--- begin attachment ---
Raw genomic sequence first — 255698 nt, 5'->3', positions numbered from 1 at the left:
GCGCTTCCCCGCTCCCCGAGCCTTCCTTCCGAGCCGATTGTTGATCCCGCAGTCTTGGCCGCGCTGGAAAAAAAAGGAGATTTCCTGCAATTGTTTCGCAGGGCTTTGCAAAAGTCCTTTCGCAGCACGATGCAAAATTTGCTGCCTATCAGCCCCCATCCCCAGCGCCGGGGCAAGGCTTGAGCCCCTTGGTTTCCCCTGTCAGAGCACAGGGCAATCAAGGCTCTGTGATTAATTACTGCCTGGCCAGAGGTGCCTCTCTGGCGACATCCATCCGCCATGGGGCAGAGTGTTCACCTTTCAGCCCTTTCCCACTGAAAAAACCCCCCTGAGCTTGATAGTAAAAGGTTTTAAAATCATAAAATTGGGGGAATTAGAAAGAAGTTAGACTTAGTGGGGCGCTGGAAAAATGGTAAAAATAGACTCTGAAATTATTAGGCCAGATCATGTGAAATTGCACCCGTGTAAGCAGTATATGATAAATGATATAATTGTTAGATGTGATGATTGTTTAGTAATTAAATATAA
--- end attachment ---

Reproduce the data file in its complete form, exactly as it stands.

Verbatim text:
Raw genomic sequence first — 255698 nt, 5'->3', positions numbered from 1 at the left:
GCGCTTCCCCGCTCCCCGAGCCTTCCTTCCGAGCCGATTGTTGATCCCGCAGTCTTGGCCGCGCTGGAAAAAAAAGGAGATTTCCTGCAATTGTTTCGCAGGGCTTTGCAAAAGTCCTTTCGCAGCACGATGCAAAATTTGCTGCCTATCAGCCCCCATCCCCAGCGCCGGGGCAAGGCTTGAGCCCCTTGGTTTCCCCTGTCAGAGCACAGGGCAATCAAGGCTCTGTGATTAATTACTGCCTGGCCAGAGGTGCCTCTCTGGCGACATCCATCCGCCATGGGGCAGAGTGTTCACCTTTCAGCCCTTTCCCACTGAAAAAACCCCCCTGAGCTTGATAGTAAAAGGTTTTAAAATCATAAAATTGGGGGAATTAGAAAGAAGTTAGACTTAGTGGGGCGCTGGAAAAATGGTAAAAATAGACTCTGAAATTATTAGGCCAGATCATGTGAAATTGCACCCGTGTAAGCAGTATATGATAAATGATATAATTGTTAGATGTGATGATTGTTTAGTAATTAAATATAA